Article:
engineering disciplines, a NATO study group in 1967 coined
the term “software engineering”.
The group’s motivation was what they identified as
the symptoms of a software crisis:
 unacceptably low software quality
 cost over-runs
 Deadline overruns
CS3500 Software Engineering
The Software Crisis:
Today, 40 years later, the same problems (symptoms)
effect the whole software industry. Stephen Schach has
suggested that it should be renamed as a software
depression rather than a crisis in view of its long duration
and the poor outlook for improvement.
CS3500 Software Engineering
Why a Depression?
It was an over-simplification to equate the problems and the
techniques of engineering physical structures with those of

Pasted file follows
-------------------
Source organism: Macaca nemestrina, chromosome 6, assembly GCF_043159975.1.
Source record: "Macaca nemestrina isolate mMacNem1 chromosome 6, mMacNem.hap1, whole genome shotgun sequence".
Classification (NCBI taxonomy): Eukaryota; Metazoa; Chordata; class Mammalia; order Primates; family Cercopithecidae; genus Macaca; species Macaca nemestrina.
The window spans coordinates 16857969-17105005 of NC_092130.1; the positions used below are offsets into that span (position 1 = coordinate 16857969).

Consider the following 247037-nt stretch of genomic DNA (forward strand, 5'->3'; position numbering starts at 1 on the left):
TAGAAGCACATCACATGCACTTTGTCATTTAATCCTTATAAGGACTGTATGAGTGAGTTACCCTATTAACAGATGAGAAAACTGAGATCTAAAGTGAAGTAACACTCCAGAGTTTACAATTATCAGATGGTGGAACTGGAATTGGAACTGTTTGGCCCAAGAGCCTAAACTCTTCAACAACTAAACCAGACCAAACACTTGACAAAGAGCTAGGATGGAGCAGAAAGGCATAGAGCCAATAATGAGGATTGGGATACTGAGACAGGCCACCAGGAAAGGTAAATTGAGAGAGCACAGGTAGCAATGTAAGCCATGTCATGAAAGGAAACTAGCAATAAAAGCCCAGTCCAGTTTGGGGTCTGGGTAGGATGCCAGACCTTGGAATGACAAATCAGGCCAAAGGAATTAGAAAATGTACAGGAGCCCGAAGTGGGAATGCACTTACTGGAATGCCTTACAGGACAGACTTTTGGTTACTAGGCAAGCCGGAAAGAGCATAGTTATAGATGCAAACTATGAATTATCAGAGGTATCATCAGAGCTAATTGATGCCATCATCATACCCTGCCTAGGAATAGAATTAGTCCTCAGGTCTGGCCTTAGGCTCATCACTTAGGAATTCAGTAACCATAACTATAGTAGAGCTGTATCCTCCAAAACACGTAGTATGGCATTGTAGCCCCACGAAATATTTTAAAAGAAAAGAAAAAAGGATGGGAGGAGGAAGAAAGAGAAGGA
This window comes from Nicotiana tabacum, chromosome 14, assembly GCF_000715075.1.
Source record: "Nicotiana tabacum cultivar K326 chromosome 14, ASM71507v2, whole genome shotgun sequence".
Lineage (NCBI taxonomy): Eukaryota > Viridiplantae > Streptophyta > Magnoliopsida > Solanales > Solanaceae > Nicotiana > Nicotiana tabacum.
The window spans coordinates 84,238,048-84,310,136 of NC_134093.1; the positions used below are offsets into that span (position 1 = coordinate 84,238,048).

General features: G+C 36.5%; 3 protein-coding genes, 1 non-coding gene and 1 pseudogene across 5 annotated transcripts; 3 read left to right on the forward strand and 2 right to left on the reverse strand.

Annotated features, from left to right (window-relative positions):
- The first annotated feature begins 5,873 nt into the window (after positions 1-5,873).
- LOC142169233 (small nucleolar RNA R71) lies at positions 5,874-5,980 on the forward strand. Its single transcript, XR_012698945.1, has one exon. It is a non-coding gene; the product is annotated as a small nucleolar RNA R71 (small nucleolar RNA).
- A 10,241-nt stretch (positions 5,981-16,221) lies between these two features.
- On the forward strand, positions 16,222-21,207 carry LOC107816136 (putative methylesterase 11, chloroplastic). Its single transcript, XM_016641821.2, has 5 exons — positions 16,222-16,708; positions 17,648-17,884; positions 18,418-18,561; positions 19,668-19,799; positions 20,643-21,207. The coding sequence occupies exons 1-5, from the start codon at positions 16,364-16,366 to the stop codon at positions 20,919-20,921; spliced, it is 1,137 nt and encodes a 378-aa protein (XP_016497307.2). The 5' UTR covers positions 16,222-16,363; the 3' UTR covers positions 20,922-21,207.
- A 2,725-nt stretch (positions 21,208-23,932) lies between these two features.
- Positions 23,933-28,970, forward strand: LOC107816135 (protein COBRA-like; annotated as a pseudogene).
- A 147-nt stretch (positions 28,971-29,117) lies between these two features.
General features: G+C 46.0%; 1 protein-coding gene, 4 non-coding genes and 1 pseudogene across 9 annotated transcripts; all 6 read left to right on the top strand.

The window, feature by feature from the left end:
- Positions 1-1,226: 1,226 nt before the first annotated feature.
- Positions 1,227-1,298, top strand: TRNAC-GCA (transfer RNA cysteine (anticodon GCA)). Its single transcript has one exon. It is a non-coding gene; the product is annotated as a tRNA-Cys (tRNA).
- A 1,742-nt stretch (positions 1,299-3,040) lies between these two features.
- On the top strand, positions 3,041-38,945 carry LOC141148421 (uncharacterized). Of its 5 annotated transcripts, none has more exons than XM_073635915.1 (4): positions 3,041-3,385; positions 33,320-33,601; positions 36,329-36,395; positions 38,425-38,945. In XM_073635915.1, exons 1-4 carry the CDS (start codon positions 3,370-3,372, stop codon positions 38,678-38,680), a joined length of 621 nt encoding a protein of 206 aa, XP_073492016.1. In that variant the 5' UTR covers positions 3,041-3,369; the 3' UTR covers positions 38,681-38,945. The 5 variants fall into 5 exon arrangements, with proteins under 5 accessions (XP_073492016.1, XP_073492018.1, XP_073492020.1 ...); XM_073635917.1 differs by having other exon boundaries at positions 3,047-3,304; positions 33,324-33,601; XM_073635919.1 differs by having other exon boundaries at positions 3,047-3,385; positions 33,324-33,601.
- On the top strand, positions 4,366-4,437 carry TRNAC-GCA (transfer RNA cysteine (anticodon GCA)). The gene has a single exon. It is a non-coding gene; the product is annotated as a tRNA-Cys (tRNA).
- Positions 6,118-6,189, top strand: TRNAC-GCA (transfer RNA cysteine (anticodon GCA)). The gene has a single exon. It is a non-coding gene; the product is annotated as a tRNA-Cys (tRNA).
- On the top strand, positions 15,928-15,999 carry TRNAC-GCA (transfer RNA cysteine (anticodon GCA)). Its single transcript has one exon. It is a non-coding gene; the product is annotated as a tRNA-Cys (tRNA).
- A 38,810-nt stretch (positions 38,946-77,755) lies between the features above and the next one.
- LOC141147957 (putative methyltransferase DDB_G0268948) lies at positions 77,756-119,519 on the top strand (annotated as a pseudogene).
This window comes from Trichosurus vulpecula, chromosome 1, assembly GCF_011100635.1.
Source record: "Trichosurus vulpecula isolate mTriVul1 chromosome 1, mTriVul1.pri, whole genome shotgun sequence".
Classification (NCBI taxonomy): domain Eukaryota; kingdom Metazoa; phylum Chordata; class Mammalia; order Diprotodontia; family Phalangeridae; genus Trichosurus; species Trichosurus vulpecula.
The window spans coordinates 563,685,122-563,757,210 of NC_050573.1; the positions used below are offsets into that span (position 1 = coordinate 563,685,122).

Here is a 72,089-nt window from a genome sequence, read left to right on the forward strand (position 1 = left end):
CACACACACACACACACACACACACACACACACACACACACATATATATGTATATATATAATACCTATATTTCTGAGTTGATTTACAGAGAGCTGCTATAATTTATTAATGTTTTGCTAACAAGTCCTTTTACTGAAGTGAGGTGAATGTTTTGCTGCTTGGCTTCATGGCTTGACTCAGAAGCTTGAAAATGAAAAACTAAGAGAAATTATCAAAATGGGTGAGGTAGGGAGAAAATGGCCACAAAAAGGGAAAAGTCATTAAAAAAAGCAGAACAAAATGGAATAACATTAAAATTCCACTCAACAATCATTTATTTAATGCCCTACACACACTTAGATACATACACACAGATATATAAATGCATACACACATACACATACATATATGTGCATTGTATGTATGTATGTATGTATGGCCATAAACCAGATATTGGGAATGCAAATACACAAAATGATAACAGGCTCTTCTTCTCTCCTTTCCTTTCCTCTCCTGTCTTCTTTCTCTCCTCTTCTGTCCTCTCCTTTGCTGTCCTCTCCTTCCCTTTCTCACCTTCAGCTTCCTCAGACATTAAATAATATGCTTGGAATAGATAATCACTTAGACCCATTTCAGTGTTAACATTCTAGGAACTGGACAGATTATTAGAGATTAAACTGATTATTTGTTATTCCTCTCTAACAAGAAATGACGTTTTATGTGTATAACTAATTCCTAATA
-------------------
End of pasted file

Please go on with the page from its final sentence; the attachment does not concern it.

building good software.
CS3500 Software Engineering
Why a Depression?
It was an over-simplification to equate the problems and the
techniques of engineering physical structures with those of
building good software.
When a bridge collapses it is usually re-designed and rebuilt
but
When an op system crashes it may be possible to
reboot it or tweak the code sufficiently to make it “work” (tempting!)
Fault tolerance is more easily predicted when building
physical structures than when building complex
software systems which interact with one another
Maintenance of physical structures relies on painting, crack repair,
road resurfacing, window replacement etc (simplification here)
but
Maintenance of a software system can involve the addition
of many new components, creating interfaces with other
systems, or converting a single user local system into a
multi-user distributed one
CS3500 Software Engineering
Signs of the Software Crisis:
Software unreliability
Schedule delays
&
consequent cost over-runs
Software inflexibility